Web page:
Africa Progress Report 2013

Equity in Extractives

Africa’s economies have been riding the crest of a global commodity wave that could transform the continent’s prospects. The 2013 Africa Progress Report explains how this unprecedented chance could lift millions out of poverty and improve the prospects of generations to come.

The report sets out an agenda for maximising Africa’s natural resource wealth and using it to improve well-being. African governments should start with a strengthened focus on fiscal policy and equitable public spending on infrastructure, health, education, water and sanitation. Moves towards greater transparency and accountability should be broadened and deepened.

International action can create an enabling environment for strengthened governance in Africa. Tax evasion, illicit transfers of wealth and unfair pricing practices are sustained through global trading and financial systems – and global problems need multilateral solutions. African citizens should demand that their governments meet the highest standards of propriety and disclosure. Governments in developed countries should demand the same thing of companies registered in, or linked to, their jurisdictions.

Foreign investors can play a critical role in facilitating change by partnering with governments to strengthen transparency, by supporting skills development, and by carefully assessing the social and environmental impacts of their operations – and many companies are providing leadership in these areas.

The surge in resource wealth brings with it complex challenges and very real risks. Yet it also brings an unrivalled opportunity. And with new exploration revealing much larger reserves than were previously known, Africa stands to reap a natural resource windfall. If this resource wealth is managed effectively and equitably, it could put the region on a pathway towards dynamic and inclusive growth.

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Africa’s economic fortunes have changed dramatically in the past decade. Economic growth –especially in countries rich in natural resources – has been driving up average incomes, and most countries have recovered from the past years’ global recession.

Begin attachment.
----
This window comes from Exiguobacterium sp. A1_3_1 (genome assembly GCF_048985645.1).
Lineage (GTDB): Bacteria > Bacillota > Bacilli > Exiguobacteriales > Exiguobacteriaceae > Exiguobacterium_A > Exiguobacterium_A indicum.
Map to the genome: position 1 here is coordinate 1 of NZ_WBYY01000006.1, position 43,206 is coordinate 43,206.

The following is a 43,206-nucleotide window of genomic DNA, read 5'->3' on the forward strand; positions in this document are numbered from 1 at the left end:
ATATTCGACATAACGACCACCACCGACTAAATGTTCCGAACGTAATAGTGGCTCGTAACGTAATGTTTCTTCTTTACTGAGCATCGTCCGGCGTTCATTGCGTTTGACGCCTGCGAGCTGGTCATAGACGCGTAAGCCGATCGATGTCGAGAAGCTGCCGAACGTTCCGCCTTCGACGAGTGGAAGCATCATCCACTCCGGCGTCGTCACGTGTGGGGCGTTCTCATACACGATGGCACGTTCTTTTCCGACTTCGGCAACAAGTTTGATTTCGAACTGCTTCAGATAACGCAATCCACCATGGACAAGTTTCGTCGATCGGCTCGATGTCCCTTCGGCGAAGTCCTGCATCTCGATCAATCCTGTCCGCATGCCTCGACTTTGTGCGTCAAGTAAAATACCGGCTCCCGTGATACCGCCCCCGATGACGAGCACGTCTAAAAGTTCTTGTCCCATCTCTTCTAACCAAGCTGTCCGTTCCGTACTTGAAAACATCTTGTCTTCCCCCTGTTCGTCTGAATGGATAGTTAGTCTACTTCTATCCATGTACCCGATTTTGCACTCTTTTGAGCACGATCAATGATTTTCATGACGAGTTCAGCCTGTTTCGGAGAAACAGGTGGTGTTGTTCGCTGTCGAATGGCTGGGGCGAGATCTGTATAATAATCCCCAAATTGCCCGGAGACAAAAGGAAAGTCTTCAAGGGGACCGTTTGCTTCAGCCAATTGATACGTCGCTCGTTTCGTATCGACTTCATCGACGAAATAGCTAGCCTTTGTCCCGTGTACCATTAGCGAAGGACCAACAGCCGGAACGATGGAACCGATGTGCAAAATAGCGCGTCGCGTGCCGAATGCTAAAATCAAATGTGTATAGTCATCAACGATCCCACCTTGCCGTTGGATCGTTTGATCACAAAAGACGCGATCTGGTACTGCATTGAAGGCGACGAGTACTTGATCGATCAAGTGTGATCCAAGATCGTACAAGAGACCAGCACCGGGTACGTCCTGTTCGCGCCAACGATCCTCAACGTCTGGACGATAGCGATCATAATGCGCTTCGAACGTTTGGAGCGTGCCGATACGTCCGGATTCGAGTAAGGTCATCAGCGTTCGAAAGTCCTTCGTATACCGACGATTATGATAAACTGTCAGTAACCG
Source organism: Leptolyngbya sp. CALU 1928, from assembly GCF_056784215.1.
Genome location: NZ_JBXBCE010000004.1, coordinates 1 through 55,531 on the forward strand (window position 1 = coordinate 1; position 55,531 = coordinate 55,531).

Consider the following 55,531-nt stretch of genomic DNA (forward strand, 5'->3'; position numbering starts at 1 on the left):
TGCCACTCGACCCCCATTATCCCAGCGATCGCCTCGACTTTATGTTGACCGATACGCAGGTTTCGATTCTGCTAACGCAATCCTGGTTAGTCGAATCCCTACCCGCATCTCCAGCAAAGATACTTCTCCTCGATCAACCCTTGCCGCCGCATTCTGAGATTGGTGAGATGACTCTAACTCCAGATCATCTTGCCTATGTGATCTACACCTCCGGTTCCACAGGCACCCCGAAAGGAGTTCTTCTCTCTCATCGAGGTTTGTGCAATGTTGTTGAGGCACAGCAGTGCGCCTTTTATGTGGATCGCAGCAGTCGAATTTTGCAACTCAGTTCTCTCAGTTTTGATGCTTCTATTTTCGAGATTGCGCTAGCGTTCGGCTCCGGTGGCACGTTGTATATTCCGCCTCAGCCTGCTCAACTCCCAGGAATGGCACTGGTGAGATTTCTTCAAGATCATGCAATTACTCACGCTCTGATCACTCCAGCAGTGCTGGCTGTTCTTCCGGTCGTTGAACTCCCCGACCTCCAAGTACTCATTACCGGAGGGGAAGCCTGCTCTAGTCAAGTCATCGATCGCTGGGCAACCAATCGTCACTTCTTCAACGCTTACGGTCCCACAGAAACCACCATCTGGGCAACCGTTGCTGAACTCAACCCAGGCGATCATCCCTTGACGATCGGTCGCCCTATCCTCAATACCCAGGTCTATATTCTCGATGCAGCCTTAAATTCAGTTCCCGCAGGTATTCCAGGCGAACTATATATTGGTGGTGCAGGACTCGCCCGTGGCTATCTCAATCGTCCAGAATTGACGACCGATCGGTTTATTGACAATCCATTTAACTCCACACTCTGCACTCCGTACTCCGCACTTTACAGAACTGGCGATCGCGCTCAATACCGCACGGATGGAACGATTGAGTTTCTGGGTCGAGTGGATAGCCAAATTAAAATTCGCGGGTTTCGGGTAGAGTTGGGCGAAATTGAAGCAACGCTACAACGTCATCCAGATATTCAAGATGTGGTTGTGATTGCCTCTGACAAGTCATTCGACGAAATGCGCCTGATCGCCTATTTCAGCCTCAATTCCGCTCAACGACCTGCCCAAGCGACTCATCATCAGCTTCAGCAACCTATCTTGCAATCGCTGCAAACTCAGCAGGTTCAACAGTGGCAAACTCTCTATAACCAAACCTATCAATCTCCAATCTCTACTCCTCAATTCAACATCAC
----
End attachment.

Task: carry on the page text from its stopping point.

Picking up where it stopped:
Some resource-rich countries have made impressive strides in improving the lives of their people.But overall progress has been uneven – and in some areas it has fallen short of expectations. Aftera decade of strong growth, several of Africa’s resource-rich countries remain at the bottom of the international league-table for human development. Others register some of the world’s largest inequalities in wealth and in wellbeing, as captured by indicators such as life expectancy and education.

Chapter One of the report reviews the record of the past decade and the potential for resource wealth to accelerate human development. Chapter two looks at the gap between wealth and wellbeing in resource-rich countries, and explores the complex and varied interaction between economic growth, inequality and poverty reduction. Chapter three documents the environmental threats posed by extractive industries, their failure to provide a long-term boost to local economiesand job markets, and the risks and opportunities presented by artisanal mining.